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Multiscale Methods for the Analysis of Dynamic Graphs

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Stochastic Processes in Communication Sciences

Dynamic graphs arise in a variety of real-world situations: from social networks, to engineered physical networks, to graphs associated with data sets (e.g. financial transactions) that vary in time. The challenges are the need to develop robust tools and metrics for comparing graphs at different times, in order to model statistical significant changes, and capture anomalies: in real-world situation a graph/network will vary stochastically in time with vertex/edge additions/deletions, and classical tools such as graph isomorphism are not robust enough to handle such changes. We use multiscale decompositions of graph and random walks at multiple scales to introduce metrics of change (in time) of a graph, that allow use to capture changes of different magnitude at different scales and locations on the graph. We apply these techniques to synthetic graphs as well as real world data sets, and discuss strengths and weaknesses of this approach.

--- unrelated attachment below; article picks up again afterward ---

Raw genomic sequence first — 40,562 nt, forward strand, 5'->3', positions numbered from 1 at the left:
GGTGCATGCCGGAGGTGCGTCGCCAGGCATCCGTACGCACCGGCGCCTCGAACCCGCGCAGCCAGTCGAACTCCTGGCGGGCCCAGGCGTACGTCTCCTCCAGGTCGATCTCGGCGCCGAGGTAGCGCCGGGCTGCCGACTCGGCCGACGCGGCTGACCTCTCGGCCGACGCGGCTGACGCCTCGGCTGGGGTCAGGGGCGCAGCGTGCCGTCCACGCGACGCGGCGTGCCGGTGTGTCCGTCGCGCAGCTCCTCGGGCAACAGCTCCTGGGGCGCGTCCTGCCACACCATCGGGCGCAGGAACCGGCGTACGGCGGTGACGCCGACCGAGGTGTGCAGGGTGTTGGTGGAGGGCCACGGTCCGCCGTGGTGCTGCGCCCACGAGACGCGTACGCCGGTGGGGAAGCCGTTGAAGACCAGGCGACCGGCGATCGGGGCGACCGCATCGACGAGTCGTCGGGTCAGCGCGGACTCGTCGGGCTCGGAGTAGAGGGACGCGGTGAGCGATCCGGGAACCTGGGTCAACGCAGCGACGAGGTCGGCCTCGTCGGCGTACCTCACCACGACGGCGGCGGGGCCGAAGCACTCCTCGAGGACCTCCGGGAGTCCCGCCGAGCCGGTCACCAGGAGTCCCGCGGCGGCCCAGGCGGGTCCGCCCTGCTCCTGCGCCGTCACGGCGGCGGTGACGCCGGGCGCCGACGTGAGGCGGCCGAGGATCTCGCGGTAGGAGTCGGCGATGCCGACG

This talk is part of the Isaac Newton Institute Seminar Series series.

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